The Social Good Accelerator had the pleasure of interviewing Matt Stokes, a senior researcher in Collaborative Economy at Innovation Foundation Nesta and lead of the Horizon 2020-funded DSI4EU project, on his opinions on #SocialGoodTech. In addition, Matt has become a collaborator on our European Study as a part of the expert committee as well as an interviewee, with the first results to be presented in November 2018. Can you present DSI4EU and Nesta? Nesta is a global innovation foundation with a mission to back new ideas to tackle the big challenges of our time. Using our knowledge, networks, funding and skills, we work hard for new opportunities and challenges, to spark creative answers, to shape ideas into practical solutions and to shift systems in a new direction. We have been working in the field of digital social innovation (DSI) since 2013, exploring and supporting the people, projects and organisations across Europe who are using open and collaborative technologies to tackle social challenges. We’ve published landmark reports including Growing a digital social innovation ecosystem for Europe and What next for digital social innovation?, and developed an online hub for the community at, where people can find information, stories, case studies, funding opportunities, events and Europe’s largest database of DSI organisations and projects. This program is supported by the European Commission and works within a network of actors. Can you explain the partnerships? One of Nesta’s core values is to never work alone, and since entering the field of DSI we’ve collaborated with several organisations. Currently, we’re working with six organisations – Waag (Netherlands), WeMake (Italy), betterplace lab (Germany), Barcelona Activa and Fab Lab Barcelona (Spain) and the ePaństwo Foundation (Poland). We bring together our complementary skills, networks and knowledge to maximise impact. Since the very beginning, our work in DSI has been made possible thanks to the generous funding of the European Commission, specifically the Directorate‑General for Communications Networks, Content and Technology (DG-CONNECT). The Commission was one of the first big organisations to recognise the potential of technology for tackling social challenges and has funded over 50 projects within Horizon 2020’s CAPS (Collective Awareness Platforms for Sustainability) programme. We believe that one of our key roles is to help shape a shared agenda for DSI in Europe, to influence policy and to build new connections to speed up growth and maximise impact. What have been the key achievements and results of DSI4EU? What are the prospects for the coming months? The heart of the project is the website, which is a valuable resource for all types of stakeholders. At the moment, we’re investing heavily in further development to make it even more useful, including growing the library of case studies. In our current project, we’re really excited to be increasing our policy engagement, through the development of a DSI Index which will measure how different countries and cities are supporting DSI and create a bank of ideas for policymakers. We’re also developing six “DSI clusters”, programmes of activity focused on specific social areas, which are helping practitioners on the ground maximise their impact. On the research side, we’re kicking off some exciting future-focused work, looking at how emerging tech trends will affect the development of DSI and building positive future scenarios for how technology can help us to address social challenges a decade down the line.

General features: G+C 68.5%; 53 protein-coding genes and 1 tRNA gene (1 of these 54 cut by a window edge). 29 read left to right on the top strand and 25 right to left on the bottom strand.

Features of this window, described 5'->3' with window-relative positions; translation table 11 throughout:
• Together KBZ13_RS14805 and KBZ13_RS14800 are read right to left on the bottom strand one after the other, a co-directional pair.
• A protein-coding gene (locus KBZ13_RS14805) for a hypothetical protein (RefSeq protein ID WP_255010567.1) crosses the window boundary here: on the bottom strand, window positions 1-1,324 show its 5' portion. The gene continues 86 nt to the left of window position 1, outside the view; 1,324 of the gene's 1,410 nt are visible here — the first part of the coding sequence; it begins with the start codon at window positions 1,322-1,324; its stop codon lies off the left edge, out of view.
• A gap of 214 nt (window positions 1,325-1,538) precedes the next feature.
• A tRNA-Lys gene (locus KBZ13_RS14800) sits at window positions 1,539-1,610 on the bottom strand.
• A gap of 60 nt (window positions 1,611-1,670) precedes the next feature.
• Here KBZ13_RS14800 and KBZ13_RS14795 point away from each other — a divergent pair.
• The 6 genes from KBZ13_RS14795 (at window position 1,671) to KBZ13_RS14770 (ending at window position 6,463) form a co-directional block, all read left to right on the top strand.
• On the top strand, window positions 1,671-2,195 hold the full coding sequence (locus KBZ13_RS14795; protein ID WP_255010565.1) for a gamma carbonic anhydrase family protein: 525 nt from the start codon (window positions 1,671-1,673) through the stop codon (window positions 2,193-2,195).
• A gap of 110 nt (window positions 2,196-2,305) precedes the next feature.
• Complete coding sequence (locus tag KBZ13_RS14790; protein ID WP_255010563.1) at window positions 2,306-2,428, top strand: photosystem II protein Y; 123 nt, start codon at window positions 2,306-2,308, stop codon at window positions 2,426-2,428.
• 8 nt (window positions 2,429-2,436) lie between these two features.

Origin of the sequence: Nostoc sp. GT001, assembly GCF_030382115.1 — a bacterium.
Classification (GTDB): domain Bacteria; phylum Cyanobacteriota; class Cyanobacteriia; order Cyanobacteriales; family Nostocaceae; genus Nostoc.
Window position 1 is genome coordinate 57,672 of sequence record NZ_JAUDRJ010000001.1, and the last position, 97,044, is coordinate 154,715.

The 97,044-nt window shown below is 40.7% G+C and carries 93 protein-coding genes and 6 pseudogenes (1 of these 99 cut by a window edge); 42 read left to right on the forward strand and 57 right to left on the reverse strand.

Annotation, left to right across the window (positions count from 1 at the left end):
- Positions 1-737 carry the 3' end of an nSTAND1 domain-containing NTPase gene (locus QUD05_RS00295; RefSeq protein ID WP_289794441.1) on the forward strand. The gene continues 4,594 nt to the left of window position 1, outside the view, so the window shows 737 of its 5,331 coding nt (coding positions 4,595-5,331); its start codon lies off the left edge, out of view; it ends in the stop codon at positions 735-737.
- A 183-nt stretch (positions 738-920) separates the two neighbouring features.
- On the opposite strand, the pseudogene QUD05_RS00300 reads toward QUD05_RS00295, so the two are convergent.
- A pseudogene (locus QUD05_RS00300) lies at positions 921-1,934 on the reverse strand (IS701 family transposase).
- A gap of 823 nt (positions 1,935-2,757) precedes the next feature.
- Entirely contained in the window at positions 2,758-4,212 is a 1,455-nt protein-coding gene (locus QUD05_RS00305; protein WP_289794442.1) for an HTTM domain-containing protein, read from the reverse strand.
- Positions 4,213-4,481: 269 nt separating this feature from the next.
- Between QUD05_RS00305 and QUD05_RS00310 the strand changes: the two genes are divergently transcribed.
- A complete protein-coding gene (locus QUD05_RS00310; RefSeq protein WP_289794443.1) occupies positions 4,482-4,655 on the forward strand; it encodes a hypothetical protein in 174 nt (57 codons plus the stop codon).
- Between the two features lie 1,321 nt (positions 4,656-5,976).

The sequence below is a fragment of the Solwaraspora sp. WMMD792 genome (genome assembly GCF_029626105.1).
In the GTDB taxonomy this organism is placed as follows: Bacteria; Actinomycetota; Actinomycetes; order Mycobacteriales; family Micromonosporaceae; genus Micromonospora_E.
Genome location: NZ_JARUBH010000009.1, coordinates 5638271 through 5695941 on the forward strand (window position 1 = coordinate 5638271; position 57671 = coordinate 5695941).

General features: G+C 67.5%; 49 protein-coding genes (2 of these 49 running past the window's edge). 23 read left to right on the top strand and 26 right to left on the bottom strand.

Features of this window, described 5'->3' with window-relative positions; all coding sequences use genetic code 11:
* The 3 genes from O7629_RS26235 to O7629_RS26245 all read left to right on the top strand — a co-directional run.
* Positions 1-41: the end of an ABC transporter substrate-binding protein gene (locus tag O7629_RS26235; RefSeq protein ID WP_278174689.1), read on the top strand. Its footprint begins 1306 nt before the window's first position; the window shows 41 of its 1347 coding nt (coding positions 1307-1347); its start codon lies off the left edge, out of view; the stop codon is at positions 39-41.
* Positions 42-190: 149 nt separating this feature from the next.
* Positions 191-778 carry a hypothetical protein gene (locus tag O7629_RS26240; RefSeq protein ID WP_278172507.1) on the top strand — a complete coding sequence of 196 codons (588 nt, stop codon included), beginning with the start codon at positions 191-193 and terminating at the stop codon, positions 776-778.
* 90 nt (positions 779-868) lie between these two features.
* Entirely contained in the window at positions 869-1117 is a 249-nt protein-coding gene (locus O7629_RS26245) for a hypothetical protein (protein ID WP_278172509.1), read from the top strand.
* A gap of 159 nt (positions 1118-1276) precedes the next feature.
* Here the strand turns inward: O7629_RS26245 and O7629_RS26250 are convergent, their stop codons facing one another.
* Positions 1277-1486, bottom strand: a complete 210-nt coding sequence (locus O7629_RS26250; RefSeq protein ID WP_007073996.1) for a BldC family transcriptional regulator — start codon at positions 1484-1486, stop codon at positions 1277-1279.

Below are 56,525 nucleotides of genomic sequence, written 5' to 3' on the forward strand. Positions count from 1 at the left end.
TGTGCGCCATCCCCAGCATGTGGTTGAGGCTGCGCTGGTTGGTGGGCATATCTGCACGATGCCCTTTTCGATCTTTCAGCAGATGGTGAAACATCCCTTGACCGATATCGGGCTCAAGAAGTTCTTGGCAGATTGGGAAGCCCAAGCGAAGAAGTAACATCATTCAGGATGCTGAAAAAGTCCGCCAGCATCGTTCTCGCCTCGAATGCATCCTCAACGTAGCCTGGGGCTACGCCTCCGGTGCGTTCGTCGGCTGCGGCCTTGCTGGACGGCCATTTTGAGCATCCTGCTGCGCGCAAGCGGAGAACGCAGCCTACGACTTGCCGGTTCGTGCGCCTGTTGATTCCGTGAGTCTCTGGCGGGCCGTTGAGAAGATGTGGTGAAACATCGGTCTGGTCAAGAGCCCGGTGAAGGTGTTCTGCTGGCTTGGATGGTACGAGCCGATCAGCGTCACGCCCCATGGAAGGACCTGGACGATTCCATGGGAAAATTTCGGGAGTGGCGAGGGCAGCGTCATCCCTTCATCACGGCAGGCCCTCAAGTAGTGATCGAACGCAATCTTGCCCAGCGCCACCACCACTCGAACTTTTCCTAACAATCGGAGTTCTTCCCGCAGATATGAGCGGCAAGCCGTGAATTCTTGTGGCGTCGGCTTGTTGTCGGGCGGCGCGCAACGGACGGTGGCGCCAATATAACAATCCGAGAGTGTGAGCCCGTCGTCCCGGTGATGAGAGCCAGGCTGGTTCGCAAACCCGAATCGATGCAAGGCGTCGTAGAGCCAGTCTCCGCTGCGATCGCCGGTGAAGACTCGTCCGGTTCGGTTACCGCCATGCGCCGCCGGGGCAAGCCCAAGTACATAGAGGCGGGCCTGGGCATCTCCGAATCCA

“A lot of the social sector, including charities in particular, lack digital skills and don’t know how to make the most of the opportunities. At the same time, huge amounts of money have gone into research and innovation for digital products, but a tiny fraction has been devoted to socially-oriented digital innovation.”

In relation to your work, why is the pledge of the Social Good Accelerator for “More tech in social good, more social good in tech” important in Europe? Why is this commitment relevant, in your opinion? This pledge is important because it goes to the heart of what DSI aims to achieve. Over the past few years, social innovation has attracted more and more attention, but relatively little has been devoted to how technology can be used as a tool. A lot of actors in the social sector, including charities, lack digital skills and are struggling to make the most of the opportunities. At the same time, huge amounts of money have gone into research and innovation for digital technologies, but a tiny fraction has been devoted to socially-oriented digital innovation. Alongside this, over the past years pressing issues have come to the forefront of the very foundations of technology: concentration of power and money in the hands of a small number of tech giants, threats to net neutrality (particularly in the US), censorship, surveillance, big data and artificial intelligence, cybersecurity and the nebulous spectre of “fake news.” We think DSI also has a role in influencing the development of technology in a more responsible, ethical and inclusive direction. What could we do together to accelerate digital social innovation? There are loads of opportunities for collaboration, from events and research contributions to joint efforts in influencing policy and network-building. We believe that one of the reasons DSI hasn’t reached its full potential is that there isn’t always a shared agenda and a sense of community. Indeed, we still can’t decide what to call the field – social tech, digital social innovation, tech for good, civic tech, good tech… the list goes on. By building a movement together we’re more likely to be able to grow the impact of DSI, and so we’re always keen to work with organisations across and beyond Europe. From the Social Good Accelerator Team: If you want more information on the Horizon 2020 program, how you can apply (applications close in the coming weeks), or the new program, Horizon Europe 2027, sign up for our newsletter and/or contact us for more information.